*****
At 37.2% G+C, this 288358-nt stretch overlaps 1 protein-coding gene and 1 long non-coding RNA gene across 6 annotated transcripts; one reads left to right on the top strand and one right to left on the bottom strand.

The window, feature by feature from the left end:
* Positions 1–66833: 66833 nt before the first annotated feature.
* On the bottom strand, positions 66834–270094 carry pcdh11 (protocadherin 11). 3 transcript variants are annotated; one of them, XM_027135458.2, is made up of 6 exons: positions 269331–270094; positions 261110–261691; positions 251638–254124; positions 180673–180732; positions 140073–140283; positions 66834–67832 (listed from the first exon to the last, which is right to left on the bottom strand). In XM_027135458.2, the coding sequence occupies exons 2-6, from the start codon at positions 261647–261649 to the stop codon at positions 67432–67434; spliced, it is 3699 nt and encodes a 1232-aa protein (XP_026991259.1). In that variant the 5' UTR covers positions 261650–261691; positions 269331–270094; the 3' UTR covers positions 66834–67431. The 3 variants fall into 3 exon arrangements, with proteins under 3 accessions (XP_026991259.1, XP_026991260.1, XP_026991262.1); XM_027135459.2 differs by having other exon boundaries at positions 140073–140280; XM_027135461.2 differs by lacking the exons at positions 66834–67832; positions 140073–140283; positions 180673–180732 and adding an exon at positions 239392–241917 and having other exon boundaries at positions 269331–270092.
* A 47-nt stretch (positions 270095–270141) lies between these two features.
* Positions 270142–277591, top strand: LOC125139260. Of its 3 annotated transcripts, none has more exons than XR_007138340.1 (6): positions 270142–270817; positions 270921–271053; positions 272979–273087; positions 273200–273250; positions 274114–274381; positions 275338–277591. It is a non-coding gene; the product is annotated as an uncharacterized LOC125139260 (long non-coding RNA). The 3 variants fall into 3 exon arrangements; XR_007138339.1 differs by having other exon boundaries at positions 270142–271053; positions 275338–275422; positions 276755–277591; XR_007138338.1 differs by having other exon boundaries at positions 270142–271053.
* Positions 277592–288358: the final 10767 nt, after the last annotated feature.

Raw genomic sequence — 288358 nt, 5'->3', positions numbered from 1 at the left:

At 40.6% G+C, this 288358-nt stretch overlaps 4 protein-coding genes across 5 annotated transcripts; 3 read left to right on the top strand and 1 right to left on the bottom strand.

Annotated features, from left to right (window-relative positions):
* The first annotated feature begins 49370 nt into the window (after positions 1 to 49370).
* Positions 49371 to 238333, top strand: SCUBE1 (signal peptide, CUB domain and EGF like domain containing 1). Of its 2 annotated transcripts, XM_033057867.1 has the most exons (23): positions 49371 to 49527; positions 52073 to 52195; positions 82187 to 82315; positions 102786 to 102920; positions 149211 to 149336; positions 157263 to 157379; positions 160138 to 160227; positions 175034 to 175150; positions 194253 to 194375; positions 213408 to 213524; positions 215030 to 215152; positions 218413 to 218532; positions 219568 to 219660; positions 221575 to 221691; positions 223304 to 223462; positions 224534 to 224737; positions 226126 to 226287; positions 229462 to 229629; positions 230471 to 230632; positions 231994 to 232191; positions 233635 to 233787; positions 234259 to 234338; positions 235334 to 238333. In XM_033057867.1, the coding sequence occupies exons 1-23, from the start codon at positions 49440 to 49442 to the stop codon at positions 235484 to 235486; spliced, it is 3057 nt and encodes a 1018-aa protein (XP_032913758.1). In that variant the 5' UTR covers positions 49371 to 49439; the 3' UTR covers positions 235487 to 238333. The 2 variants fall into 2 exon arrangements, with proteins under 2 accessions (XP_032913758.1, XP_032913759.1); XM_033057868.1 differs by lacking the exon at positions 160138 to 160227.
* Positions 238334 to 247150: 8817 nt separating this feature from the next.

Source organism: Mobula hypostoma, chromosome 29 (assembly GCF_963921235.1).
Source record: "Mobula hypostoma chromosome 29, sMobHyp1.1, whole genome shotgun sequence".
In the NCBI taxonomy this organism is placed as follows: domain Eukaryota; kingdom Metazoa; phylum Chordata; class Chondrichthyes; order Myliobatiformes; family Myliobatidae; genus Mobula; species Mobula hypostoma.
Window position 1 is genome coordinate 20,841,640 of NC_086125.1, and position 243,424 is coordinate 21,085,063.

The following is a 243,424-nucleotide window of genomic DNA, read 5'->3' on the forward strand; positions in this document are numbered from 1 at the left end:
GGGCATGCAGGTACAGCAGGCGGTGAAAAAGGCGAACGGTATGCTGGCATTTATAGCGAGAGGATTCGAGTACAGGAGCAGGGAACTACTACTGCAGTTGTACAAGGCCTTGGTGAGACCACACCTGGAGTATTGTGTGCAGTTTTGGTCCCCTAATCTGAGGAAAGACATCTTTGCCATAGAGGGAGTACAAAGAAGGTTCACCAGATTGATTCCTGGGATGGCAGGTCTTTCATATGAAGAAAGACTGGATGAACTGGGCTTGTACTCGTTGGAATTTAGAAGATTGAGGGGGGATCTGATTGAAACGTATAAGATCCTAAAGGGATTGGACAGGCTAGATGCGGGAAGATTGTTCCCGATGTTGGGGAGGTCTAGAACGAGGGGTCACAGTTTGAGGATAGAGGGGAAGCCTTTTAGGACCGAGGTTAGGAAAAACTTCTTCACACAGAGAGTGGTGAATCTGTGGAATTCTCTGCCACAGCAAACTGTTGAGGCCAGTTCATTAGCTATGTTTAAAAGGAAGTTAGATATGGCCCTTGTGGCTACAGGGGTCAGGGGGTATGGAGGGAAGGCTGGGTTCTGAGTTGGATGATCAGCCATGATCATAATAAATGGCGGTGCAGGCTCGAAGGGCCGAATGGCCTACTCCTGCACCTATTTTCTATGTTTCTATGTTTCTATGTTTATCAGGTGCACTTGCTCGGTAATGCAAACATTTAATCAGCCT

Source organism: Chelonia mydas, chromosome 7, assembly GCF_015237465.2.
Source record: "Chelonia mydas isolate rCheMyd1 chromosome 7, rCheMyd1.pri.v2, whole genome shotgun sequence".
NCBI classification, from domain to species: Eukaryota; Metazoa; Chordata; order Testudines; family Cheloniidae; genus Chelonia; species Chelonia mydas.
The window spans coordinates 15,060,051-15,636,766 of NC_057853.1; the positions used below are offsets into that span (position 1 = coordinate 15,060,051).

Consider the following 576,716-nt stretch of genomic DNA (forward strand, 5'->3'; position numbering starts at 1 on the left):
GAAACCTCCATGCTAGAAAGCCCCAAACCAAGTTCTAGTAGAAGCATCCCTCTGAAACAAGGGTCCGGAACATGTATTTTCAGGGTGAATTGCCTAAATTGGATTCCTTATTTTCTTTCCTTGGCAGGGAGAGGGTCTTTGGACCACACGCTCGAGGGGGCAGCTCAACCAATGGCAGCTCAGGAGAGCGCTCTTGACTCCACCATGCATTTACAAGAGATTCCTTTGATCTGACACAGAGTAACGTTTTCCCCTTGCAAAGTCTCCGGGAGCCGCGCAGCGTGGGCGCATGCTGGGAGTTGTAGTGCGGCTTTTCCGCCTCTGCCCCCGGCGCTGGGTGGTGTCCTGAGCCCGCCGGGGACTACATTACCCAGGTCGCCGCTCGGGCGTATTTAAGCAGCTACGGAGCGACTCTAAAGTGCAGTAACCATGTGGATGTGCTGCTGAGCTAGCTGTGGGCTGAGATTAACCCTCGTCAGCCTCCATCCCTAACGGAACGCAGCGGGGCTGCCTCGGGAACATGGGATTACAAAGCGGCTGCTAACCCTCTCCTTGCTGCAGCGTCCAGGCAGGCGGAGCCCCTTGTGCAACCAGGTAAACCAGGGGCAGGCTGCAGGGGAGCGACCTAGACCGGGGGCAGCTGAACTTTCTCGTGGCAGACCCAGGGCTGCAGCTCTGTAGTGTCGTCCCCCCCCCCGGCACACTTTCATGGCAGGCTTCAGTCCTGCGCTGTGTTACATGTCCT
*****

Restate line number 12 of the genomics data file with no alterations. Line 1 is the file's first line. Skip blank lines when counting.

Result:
* Positions 49371 to 238333, top strand: SCUBE1 (signal peptide, CUB domain and EGF like domain containing 1). Of its 2 annotated transcripts, XM_033057867.1 has the most exons (23): positions 49371 to 49527; positions 52073 to 52195; positions 82187 to 82315; positions 102786 to 102920; positions 149211 to 149336; positions 157263 to 157379; positions 160138 to 160227; positions 175034 to 175150; positions 194253 to 194375; positions 213408 to 213524; positions 215030 to 215152; positions 218413 to 218532; positions 219568 to 219660; positions 221575 to 221691; positions 223304 to 223462; positions 224534 to 224737; positions 226126 to 226287; positions 229462 to 229629; positions 230471 to 230632; positions 231994 to 232191; positions 233635 to 233787; positions 234259 to 234338; positions 235334 to 238333. In XM_033057867.1, the coding sequence occupies exons 1-23, from the start codon at positions 49440 to 49442 to the stop codon at positions 235484 to 235486; spliced, it is 3057 nt and encodes a 1018-aa protein (XP_032913758.1). In that variant the 5' UTR covers positions 49371 to 49439; the 3' UTR covers positions 235487 to 238333. The 2 variants fall into 2 exon arrangements, with proteins under 2 accessions (XP_032913758.1, XP_032913759.1); XM_033057868.1 differs by lacking the exon at positions 160138 to 160227.